State attorneys general descend on Colorado Springs to talk DNA, decency
Dozens of chief legal officers from around the country meet this week in Colorado Springs to discuss state legal issues at the National Association of Attorneys General’s summer meeting. Amid scenic tours and an authentic Wild West show at a nearby dude ranch, the attorneys general plan to consider questions about U.S.-Mexico border problems, sharing DNA databases, attacking Ponzi Schemes and dealing with the federal Communications Decency Act.
Colorado Attorney General John Suthers throws out the welcome mat to his hometown for his colleagues — including the legal moguls from all 50 states, plus American Samoa, the District of Columbia, Guam, the Northern Mariana Islands, Puerto Rico, and the Virgin Islands — and a delegation from Taipei. “By the time you leave,” Suthers tells attendees, “I’m sure you will understand why Pikes Peak inspired the song ‘America the Beautiful.’ ”
Under the over-all theme “Public Protection in Challenging Economic Times,” including a discussion on stretching resources as states slash budgets, the attorneys general have these topics scheduled Tuesday through Thursday at the Cheyenne Mountain Resort:
Mexico – U.S. Border Issues – An Update
Although many of the myriad of issues involving our 2,000 mile border with Mexico are as old as the border itself, the Obama administration has focused its thinking and resources on those posing the most immediate concern — drugs, guns, money, and human trafficking. This panel of distinguished and experienced experts will discuss these and other issues facing the new administration and the likely federal and state responses.
The Communications Decency Act: Roadblock or Signpost for the Internet?
The Communications Decency Act (CDA) provides that ISP’s, Web sites and others who provide computer service are shielded from liability for potentially objectionable content. This panel will discuss the challenges
to Attorneys General who face CDA defenses, the reasons for continuing viability of the defenses, the alternatives for successful action in light of CDA defenses, and the experiences of several Attorneys General who have encountered CDA issues.
After Colorado joined other states with its version of “Katie’s Law,” which harvests DNA samples from everyone arrested for a felony, questions about how state and federal officials share DNA data are more pertinent this year than ever:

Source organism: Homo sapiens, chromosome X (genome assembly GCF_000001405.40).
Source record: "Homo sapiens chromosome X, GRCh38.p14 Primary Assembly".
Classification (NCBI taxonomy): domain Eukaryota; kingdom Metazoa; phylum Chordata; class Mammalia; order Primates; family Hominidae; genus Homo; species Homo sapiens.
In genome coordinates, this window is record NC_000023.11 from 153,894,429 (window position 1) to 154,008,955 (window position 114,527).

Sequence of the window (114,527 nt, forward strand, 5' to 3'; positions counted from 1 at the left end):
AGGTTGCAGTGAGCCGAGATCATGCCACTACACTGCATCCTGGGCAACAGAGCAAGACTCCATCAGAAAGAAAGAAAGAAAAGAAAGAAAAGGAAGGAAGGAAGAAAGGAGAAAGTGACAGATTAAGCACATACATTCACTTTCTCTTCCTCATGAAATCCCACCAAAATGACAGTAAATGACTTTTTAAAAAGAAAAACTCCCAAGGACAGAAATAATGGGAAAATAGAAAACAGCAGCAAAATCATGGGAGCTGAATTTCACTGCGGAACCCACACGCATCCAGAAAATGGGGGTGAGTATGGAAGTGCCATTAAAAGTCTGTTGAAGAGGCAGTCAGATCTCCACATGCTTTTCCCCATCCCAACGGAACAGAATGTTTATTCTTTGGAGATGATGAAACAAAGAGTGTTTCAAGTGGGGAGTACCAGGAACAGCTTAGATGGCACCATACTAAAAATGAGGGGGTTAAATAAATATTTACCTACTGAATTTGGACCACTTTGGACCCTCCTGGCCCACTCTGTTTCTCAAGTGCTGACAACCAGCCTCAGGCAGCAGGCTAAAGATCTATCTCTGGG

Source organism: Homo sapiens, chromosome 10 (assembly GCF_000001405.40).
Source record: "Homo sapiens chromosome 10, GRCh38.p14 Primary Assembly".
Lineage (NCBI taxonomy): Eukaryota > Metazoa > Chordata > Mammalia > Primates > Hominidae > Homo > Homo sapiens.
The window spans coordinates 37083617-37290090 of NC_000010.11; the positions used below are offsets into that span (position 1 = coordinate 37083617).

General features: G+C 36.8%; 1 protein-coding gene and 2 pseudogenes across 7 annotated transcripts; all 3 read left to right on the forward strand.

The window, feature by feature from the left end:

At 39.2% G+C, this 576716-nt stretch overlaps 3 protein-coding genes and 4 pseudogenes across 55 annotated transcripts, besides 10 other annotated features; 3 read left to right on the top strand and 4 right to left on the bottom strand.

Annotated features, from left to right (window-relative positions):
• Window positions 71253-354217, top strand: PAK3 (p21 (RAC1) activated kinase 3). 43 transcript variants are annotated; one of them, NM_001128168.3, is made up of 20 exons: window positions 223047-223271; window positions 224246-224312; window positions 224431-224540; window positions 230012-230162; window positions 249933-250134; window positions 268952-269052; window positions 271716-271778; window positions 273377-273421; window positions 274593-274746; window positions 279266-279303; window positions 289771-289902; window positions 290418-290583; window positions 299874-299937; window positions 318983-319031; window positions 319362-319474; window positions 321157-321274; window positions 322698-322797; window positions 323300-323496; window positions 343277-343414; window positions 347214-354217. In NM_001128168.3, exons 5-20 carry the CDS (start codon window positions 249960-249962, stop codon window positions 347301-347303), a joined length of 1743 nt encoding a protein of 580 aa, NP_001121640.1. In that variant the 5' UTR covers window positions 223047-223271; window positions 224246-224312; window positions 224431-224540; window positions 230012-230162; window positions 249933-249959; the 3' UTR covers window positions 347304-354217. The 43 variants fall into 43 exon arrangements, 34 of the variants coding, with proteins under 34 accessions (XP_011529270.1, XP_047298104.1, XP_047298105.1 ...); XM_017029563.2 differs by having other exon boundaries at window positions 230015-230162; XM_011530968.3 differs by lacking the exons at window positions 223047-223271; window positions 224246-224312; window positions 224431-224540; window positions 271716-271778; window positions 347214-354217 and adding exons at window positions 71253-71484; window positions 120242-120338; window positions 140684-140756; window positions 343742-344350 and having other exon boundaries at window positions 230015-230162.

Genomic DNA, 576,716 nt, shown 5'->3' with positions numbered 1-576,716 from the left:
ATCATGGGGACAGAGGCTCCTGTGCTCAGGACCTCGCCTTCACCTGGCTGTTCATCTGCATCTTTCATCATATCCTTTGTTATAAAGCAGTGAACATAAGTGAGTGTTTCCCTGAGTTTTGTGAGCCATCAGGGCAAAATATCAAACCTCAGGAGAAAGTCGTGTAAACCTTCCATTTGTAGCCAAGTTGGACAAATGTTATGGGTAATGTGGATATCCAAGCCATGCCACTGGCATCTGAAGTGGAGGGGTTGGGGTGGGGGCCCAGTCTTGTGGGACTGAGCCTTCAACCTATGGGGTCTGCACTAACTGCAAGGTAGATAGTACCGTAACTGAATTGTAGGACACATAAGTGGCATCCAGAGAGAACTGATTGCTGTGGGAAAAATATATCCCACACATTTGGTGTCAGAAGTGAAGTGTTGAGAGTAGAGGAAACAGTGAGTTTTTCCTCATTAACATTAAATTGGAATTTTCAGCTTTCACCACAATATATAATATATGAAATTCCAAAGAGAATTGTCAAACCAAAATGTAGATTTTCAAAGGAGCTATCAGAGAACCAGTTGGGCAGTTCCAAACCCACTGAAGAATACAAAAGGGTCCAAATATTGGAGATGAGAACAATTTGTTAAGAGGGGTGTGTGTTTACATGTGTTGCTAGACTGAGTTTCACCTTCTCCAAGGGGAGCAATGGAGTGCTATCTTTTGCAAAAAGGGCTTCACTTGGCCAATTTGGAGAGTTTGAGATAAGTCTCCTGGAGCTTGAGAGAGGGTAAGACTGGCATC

DNA Database – Can We Share?
The FBI stores and maintains the largest DNA database in the world known as the Combined DNA Index System (CODIS). State laws vary widely on how and when DNA information can be shared between state forensic laboratories and CODIS. This panel will explore the current state of art of DNA databases, how DNA has been and can be used by both law enforcement and prosecutors, and the question of federal-state sharing.
Even as the entire economy sometimes seems to have been a giant Ponzi scheme, there are still actual fraudsters coming to light:
The Legacy of Charles Ponzi (1882-1949): The Fraud That Will Never Grow Old
The recent high-profile case of the Bernard Madoff investment scandal has brought this timeless fraud into the public’s attention once again. What old lessons have we forgotten and need to relearn? What new lessons does the Madoff case provide? This panel will discuss Ponzi Schemes and their impact upon the consumer.
Suthers joins the CEO of the U.S. Anti-Doping Agency to lead a discussion on legal questions about supplements:
Dietary Supplements – Is There A Consumer Protection Issue?
Dietary Supplements, including products such as vitamins, minerals, herbs, energy products, and more, are not easily categorized on the regulatory continuum. Are they safe and effective? Are they required to be? Travis Tygart, Chief Executive Officer of the U.S. Anti-Doping Agency, will provide his agency’s view of dietary supplements and their impact upon our nation’s athletes.
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